Verheggen et al. [39] reported that Angoff's estimates were significantly affected by the rater's ability to answer the questions correctly or give the model answers. These findings stress the importance of a careful selection of raters in Angoff's method. This implies that the judges should be selected from the group who are not only capable of conceptualizing the "minimally competent student," but also capable of answering all the items correctly, and have expertise in the domain assessed by the test. [40]

The use of recently graduated staff members as raters is justifiable in Angoff's method. [34] In the present work, the use of lecturers in estimating the PM ends with the same result. The ST1 group formed the recent consumers of the curriculum with regard to examinations whether general or specific. Since students' learning is driven by examinations [41],[42] they constitute the real curriculum. [34] This group, therefore, have the effective knowledge and can target the borderline student more accurately. The limited experience of the ST1 in teaching did not affect their estimations, as Angoff's method does not target the delivery of knowledge.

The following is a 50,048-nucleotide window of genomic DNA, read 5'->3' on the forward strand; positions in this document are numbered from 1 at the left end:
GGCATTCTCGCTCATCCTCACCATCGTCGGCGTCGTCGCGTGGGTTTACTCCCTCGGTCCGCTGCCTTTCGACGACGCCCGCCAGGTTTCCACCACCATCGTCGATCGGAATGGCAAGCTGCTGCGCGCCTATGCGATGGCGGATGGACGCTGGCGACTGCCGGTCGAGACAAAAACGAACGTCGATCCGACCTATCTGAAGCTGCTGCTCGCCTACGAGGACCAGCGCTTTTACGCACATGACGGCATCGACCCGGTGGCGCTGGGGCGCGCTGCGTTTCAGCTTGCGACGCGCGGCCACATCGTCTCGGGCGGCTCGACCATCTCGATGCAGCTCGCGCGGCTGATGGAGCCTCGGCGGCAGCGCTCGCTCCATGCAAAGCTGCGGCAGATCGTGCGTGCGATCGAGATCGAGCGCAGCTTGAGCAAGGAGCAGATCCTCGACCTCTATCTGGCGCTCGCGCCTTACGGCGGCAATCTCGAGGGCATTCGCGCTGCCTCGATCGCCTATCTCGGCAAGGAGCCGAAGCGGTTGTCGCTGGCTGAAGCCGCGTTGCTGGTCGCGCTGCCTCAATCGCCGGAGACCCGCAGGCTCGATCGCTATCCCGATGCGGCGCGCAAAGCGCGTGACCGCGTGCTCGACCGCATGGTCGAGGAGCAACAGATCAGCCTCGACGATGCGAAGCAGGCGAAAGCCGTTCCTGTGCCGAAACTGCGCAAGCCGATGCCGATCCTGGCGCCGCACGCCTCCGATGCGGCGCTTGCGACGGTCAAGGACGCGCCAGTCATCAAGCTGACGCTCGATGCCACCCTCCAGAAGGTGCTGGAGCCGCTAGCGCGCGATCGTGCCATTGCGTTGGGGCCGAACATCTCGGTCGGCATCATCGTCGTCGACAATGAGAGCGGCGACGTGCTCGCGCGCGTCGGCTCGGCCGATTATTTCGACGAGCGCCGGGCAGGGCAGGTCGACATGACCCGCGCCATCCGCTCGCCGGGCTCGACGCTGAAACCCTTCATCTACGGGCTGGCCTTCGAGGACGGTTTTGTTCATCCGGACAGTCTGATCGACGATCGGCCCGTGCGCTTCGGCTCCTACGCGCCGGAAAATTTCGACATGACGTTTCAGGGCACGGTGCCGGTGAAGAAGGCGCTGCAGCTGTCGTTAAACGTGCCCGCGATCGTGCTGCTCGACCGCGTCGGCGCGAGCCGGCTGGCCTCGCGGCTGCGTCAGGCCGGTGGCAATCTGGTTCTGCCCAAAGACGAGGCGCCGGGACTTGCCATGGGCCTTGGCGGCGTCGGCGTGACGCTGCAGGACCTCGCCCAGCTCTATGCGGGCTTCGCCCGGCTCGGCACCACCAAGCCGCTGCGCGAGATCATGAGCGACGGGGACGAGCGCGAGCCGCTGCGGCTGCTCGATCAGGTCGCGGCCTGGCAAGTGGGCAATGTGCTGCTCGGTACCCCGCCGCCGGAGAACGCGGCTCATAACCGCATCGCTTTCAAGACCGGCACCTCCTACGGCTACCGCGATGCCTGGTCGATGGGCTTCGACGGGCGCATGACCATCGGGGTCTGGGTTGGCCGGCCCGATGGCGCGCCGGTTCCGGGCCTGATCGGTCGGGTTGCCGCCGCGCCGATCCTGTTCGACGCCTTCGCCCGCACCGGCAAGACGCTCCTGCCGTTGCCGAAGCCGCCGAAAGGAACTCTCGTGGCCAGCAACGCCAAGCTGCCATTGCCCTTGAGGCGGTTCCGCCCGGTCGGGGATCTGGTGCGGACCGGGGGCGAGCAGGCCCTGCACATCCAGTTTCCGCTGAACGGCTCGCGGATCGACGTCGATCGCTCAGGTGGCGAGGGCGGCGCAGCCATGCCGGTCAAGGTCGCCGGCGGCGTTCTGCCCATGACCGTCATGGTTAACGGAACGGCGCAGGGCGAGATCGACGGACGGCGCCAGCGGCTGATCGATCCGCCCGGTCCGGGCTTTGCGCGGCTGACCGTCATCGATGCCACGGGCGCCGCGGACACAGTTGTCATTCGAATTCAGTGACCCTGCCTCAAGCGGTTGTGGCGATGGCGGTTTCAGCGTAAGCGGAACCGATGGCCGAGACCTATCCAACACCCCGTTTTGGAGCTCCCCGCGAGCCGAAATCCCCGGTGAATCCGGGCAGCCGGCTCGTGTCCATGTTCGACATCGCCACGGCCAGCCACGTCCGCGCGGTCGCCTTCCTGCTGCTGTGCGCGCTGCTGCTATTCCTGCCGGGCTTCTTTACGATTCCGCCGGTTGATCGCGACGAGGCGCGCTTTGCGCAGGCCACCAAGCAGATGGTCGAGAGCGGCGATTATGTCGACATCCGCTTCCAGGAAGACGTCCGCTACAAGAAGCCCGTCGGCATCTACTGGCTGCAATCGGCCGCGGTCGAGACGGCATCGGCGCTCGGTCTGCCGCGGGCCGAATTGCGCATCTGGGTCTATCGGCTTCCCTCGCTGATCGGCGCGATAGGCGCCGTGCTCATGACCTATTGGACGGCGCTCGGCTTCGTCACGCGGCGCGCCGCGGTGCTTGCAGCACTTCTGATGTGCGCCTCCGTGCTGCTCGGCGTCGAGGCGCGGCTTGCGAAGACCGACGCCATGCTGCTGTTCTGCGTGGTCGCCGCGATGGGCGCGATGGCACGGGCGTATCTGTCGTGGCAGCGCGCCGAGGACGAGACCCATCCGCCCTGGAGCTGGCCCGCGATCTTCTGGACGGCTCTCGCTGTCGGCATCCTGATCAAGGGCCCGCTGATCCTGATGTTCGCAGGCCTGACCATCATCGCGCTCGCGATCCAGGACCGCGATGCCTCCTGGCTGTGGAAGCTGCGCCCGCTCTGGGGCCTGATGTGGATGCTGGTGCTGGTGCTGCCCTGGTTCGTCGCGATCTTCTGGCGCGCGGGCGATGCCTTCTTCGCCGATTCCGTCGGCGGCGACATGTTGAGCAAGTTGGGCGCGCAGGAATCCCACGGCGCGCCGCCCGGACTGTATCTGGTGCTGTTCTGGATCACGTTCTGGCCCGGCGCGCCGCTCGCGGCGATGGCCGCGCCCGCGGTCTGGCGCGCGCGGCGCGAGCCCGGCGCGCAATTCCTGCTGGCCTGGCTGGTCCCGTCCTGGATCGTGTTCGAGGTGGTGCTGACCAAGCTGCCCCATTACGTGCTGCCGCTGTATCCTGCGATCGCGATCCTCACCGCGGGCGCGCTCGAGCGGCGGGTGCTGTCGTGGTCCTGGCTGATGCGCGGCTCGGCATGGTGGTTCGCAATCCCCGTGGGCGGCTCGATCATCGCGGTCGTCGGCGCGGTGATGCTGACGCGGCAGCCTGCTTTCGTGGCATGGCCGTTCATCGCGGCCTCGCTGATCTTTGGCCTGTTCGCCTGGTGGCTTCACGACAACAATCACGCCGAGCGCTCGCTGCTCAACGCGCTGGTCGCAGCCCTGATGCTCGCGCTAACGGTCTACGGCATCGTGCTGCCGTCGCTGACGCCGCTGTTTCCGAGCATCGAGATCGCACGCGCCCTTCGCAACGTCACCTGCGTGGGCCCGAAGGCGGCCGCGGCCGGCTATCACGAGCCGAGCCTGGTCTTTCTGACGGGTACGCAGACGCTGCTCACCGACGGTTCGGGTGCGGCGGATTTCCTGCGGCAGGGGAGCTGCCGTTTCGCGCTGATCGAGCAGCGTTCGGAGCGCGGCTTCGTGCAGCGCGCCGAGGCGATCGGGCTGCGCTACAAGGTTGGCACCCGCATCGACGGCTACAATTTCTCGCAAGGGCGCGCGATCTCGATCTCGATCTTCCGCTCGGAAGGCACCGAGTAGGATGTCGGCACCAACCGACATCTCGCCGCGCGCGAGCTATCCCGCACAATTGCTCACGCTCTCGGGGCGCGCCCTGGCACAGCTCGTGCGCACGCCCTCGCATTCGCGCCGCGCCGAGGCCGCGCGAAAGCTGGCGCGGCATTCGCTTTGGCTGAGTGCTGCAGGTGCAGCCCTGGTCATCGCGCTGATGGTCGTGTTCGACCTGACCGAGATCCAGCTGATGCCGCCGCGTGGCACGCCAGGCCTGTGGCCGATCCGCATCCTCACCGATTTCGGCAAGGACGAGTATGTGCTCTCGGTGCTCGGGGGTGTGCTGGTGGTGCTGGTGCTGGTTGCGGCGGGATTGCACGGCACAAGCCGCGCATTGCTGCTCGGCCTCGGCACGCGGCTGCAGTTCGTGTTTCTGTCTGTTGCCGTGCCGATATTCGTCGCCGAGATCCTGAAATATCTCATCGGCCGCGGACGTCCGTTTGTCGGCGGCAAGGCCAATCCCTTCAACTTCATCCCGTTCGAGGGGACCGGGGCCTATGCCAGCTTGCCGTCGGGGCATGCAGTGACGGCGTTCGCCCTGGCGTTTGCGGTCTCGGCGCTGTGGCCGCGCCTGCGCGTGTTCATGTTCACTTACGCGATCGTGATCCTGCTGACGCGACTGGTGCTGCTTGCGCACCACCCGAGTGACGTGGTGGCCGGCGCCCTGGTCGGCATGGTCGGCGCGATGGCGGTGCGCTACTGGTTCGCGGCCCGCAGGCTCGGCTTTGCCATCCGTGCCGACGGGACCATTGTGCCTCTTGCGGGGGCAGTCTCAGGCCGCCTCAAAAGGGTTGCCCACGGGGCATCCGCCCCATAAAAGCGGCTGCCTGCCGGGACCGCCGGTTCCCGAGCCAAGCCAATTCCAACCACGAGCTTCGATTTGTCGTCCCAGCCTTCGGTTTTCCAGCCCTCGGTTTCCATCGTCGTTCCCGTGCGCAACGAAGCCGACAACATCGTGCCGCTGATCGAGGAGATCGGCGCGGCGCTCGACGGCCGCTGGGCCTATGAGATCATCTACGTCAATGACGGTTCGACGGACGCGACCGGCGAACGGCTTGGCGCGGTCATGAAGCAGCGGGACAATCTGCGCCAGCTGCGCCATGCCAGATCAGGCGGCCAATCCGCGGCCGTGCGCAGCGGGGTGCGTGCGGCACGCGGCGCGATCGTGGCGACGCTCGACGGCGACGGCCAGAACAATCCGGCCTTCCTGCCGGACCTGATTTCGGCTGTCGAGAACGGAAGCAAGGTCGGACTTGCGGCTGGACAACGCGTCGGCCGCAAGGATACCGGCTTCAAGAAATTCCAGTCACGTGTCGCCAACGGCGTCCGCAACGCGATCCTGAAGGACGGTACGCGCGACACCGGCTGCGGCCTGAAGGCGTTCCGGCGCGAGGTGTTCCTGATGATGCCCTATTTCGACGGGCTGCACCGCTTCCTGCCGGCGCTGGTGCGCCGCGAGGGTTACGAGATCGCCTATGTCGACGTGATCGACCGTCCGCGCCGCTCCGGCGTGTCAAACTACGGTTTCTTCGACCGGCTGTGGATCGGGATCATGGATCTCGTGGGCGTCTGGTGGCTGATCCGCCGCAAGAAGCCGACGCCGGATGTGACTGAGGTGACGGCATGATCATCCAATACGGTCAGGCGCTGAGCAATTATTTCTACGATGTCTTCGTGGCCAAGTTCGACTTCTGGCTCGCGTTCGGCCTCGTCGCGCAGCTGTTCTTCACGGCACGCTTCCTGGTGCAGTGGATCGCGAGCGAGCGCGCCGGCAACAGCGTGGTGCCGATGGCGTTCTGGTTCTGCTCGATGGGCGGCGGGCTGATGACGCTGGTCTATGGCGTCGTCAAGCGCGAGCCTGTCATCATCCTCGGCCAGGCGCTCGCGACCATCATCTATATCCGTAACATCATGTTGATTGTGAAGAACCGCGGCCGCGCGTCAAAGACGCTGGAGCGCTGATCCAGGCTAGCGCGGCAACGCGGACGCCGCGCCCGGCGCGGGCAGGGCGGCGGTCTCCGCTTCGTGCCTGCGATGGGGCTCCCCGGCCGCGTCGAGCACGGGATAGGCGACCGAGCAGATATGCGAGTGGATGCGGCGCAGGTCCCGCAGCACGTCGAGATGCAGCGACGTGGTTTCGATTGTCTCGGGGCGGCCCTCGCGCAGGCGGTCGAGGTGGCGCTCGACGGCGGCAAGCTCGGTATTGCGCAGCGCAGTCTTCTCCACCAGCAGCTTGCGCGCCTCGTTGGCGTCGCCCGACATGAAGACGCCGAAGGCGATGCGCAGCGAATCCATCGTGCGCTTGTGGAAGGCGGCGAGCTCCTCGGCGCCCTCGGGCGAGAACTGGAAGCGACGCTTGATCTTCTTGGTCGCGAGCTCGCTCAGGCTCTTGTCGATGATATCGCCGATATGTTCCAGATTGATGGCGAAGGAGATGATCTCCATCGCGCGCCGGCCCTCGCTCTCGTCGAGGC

Angoff's method targets the minimally competent student as cut-off score by reaching an agreement between rates. In the present study, the committees of ST3 and ST2 had a high percentage of agreement and low correlation. Although both ST2 and ST1 and ST3 and ST2 committees had low percentage of agreement, that of ST3 and ST1 was higher. The differences in academic degrees and experience of ST3 and ST1 affected the agreement within the committee in spite of the correlations between estimations. In the present study, there were associations between high academic degrees, experience, HEs and PM with inter-raters agreement. These findings suggest that acceptable degrees of agreement can be reached by selecting a committee of raters with relevant academic degrees and experience. These findings also support the work by Verheggen et al. [39] who indicated that the rating in Angoff's method depended on the quality of the panel members.

A comparison of the percentages of agreement among committees shows that although there are big differences between ST3 and ST1 in experience, the academic degrees and significant differences in estimations, there was a strong correlation and better agreement than in ST2 and ST1. ST2 was related to both ST3 and ST1 but was more in agreement with ST3. The committees of ST2 and ST1 were closer to students, but their correlation and agreement were in the middle and low respectively. Thus, the inter-rater's agreement appeared to be affected more by experience than closeness to students.